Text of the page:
Environmental initiatives in the mining industry are gaining traction as mining development plays an increasingly important role in the climate agenda. “Both organizations, The Initiative for Responsible Mining Assurance (IRA) and the Global Battery Alliance (GBA), are recognized as contributing to An independent organization that promotes public confidence in ESG standards”. However, the ability of Chinese enterprises to participate in this process and the ability to independently adapt to the new norms are weak, so they will face passiveness.
According to the International Energy Agency, in a scenario consistent with the goals of the Paris agreement, the supply of nickel for batteries would have to jump 19-fold by 2040; the supply of cobalt for batteries, a by-product of Indonesian mining, would have to increase 21-fold. Both metals could boost the energy density of existing batteries for electric vehicles and grid-side energy storage. According to statistics, 21 of the 23 nickel ore smelters in Indonesia are owned by Chinese capital. Since nickel is an essential raw material for the production of stainless steel, the smelting of nickel ore by Chinese companies has caused large-scale environmental degradation, and its tailings contain other rare earth elements, which will infiltrate and pollute underground fresh water or seawater. There is no doubt that “nickel OPEC” is essentially a kind of economic nationalism, which will increase the cost of terminal manufacturing. The “Nickel OPEC” initiative, the Indonesian government has first promoted the establishment of an organization and then promoted the implementation of regulations. A series of signals show that the Indonesian government has great expectations for “Nickel OPEC”, and it is bound to issue a series of commercial regulations related to nickel mining. Or legislation to increase state involvement and control over transactions.
“For example, investors find that if I invest in upstream industries in Indonesia and they cannot meet sustainability standards, then these companies will It will be punished by the market and consumers.” Any company that claims to produce green cars naturally does not want the environmental impact of its supply chain to be more and more closely scrutinized, and this pressure will be transmitted to the first-tier mining companies. At present, the Indonesian government has not formulated corresponding laws and regulations, which gives the Indonesian government sufficient room for discretion, while the environmental initiatives proposed by the US government have provided new rationality and external pressure for the Indonesian government’s environmental reform.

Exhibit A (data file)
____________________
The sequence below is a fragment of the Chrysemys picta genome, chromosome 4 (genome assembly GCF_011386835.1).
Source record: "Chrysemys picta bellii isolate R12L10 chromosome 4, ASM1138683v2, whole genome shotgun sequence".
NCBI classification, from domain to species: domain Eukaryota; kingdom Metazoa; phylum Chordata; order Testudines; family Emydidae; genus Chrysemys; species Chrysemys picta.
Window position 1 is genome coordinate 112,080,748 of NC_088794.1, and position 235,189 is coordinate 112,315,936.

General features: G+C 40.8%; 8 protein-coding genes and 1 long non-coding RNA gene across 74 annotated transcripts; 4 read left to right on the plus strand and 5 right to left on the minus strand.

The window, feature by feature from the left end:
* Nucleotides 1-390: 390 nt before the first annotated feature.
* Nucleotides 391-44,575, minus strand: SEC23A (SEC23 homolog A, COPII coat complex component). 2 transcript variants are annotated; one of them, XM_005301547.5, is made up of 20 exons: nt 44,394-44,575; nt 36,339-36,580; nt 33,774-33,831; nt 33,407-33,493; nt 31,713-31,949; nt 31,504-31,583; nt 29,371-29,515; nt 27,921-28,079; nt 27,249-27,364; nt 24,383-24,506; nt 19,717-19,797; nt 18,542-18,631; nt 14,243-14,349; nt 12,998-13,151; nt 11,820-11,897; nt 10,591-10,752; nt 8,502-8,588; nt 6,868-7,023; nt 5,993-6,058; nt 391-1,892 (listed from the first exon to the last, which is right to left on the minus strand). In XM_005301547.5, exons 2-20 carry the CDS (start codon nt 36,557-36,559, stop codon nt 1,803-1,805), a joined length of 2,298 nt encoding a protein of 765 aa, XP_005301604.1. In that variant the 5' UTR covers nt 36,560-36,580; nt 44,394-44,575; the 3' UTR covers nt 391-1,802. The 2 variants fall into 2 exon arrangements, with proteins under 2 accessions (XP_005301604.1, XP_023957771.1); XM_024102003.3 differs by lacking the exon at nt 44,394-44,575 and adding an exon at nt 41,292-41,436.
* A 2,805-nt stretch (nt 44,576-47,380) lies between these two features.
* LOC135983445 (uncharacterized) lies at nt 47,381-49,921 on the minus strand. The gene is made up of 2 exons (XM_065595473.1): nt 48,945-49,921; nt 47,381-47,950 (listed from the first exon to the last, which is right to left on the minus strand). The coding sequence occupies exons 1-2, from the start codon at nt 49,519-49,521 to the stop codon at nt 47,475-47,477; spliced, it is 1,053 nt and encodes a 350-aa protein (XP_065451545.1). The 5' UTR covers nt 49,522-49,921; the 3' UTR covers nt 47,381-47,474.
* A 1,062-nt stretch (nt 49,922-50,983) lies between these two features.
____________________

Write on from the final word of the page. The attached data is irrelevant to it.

Due to the flow of multinational companies, under the blessing of climate issues, conflicts between China and the United States are often brewing quietly. In mid-November 2022, at the UN climate conference in Egypt, US climate envoy Kerry met with Chinese government special envoy Xie Zhenhua, and China decided to return to climate change negotiations with the US. But a few months ago, Kerry said that China’s decision to suspend the Sino-US climate change talks was not punishing the United States, but punishing the whole world. During Blinken’s next visit to China to discuss possible cooperation, climate and environmental protection will inevitably become common topics for both parties. Under the reality of high competition and low cooperation between China and the United States, the United States hopes to achieve some kind of “independence” in possible areas of cooperation, delineate the scope, and make these areas relatively less affected by the strategic competition between China and the United States. However, in terms of possible cooperation issues, China and the United States will still face fierce competition.
Objectively speaking, China’s numerous mining-related production and operations in countries along the “Belt and Road” are still extensive. They are the replication and export of China’s “industrialization” model in the 1990s, and it is difficult to adapt to the new ESG environmental protection and labor standards. There will be greater pressure on compliance. The original intention of China’s “One Belt, One Road” design is to make China’s excess production capacity go out, but in the process of globalization, this model has been challenged. The United States has established new norms related to environmental protection, human rights, and sustainable development in addition to traditional trade barriers, and implemented new political mobilization in major industrial countries around the world. The so-called “Nickel OPEC” is actually the Indonesian government’s response to this trend. It is Indonesia’s hope to take advantage of the mining industry and combine new business norms to form an opportunity that is conducive to the sustainable development of its nickel mines and become bigger and stronger. Of course, it will It poses realistic pressure on China’s nickel mining enterprises. The Partnership for a Just Energy Transition is not just economic diplomacy led by an industrial democracy, but the new norm for mining investment. To a greater extent, “Ni-Peco” is an economic alliance implemented by Indonesia hoping to use its resource advantages to meet new environmental protection regulations. If Chinese companies fail to recognize this trend, that is, they still do not change their business models and the way they deal with the environment even though Indonesia’s production standards and normative preferences have changed, it will be difficult to avoid being passive . Although on the surface, it is difficult for the United States to intervene in China’s nickel production in Indonesia, but by shaping environmental norms and implementing multilateral economic diplomacy, the United States can transmit pressure, so that it can relatively easily buy Chinese companies at a lower cost and price. in a predicament.
(Note: Wang Yingliang, a young IPE scholar, mainly researches industrial investment and national competition, WeChat account porsche910114. This article only represents the author’s personal opinion. The editor’s email is firstname.lastname@example.org)